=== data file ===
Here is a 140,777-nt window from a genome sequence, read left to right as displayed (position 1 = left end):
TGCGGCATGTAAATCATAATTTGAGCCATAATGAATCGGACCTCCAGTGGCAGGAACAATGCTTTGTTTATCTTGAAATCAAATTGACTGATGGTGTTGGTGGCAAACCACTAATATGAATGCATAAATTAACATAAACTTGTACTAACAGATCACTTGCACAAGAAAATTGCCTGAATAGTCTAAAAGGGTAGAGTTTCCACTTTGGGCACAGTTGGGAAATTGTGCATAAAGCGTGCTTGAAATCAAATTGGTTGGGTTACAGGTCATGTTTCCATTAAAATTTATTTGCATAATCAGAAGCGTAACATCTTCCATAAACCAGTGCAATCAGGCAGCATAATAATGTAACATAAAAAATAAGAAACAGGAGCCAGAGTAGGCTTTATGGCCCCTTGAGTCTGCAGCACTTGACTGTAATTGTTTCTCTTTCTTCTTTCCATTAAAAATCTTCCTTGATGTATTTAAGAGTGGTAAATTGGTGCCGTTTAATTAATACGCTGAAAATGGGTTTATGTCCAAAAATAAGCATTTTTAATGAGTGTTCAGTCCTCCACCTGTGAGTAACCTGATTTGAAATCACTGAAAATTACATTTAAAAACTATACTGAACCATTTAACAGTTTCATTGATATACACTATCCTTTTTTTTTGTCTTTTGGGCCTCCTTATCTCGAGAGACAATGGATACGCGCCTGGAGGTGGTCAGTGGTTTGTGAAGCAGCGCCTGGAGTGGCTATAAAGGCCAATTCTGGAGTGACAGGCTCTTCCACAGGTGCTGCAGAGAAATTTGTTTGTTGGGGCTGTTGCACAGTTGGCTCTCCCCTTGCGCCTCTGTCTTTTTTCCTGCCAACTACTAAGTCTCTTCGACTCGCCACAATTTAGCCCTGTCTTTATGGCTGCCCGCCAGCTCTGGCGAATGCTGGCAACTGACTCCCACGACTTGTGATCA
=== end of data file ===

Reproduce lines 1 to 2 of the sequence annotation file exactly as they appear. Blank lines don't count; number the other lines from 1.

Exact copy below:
Here is a 140,777-nt window from a genome sequence, read left to right as displayed (position 1 = left end):
TGCGGCATGTAAATCATAATTTGAGCCATAATGAATCGGACCTCCAGTGGCAGGAACAATGCTTTGTTTATCTTGAAATCAAATTGACTGATGGTGTTGGTGGCAAACCACTAATATGAATGCATAAATTAACATAAACTTGTACTAACAGATCACTTGCACAAGAAAATTGCCTGAATAGTCTAAAAGGGTAGAGTTTCCACTTTGGGCACAGTTGGGAAATTGTGCATAAAGCGTGCTTGAAATCAAATTGGTTGGGTTACAGGTCATGTTTCCATTAAAATTTATTTGCATAATCAGAAGCGTAACATCTTCCATAAACCAGTGCAATCAGGCAGCATAATAATGTAACATAAAAAATAAGAAACAGGAGCCAGAGTAGGCTTTATGGCCCCTTGAGTCTGCAGCACTTGACTGTAATTGTTTCTCTTTCTTCTTTCCATTAAAAATCTTCCTTGATGTATTTAAGAGTGGTAAATTGGTGCCGTTTAATTAATACGCTGAAAATGGGTTTATGTCCAAAAATAAGCATTTTTAATGAGTGTTCAGTCCTCCACCTGTGAGTAACCTGATTTGAAATCACTGAAAATTACATTTAAAAACTATACTGAACCATTTAACAGTTTCATTGATATACACTATCCTTTTTTTTTGTCTTTTGGGCCTCCTTATCTCGAGAGACAATGGATACGCGCCTGGAGGTGGTCAGTGGTTTGTGAAGCAGCGCCTGGAGTGGCTATAAAGGCCAATTCTGGAGTGACAGGCTCTTCCACAGGTGCTGCAGAGAAATTTGTTTGTTGGGGCTGTTGCACAGTTGGCTCTCCCCTTGCGCCTCTGTCTTTTTTCCTGCCAACTACTAAGTCTCTTCGACTCGCCACAATTTAGCCCTGTCTTTATGGCTGCCCGCCAGCTCTGGCGAATGCTGGCAACTGACTCCCACGACTTGTGATCA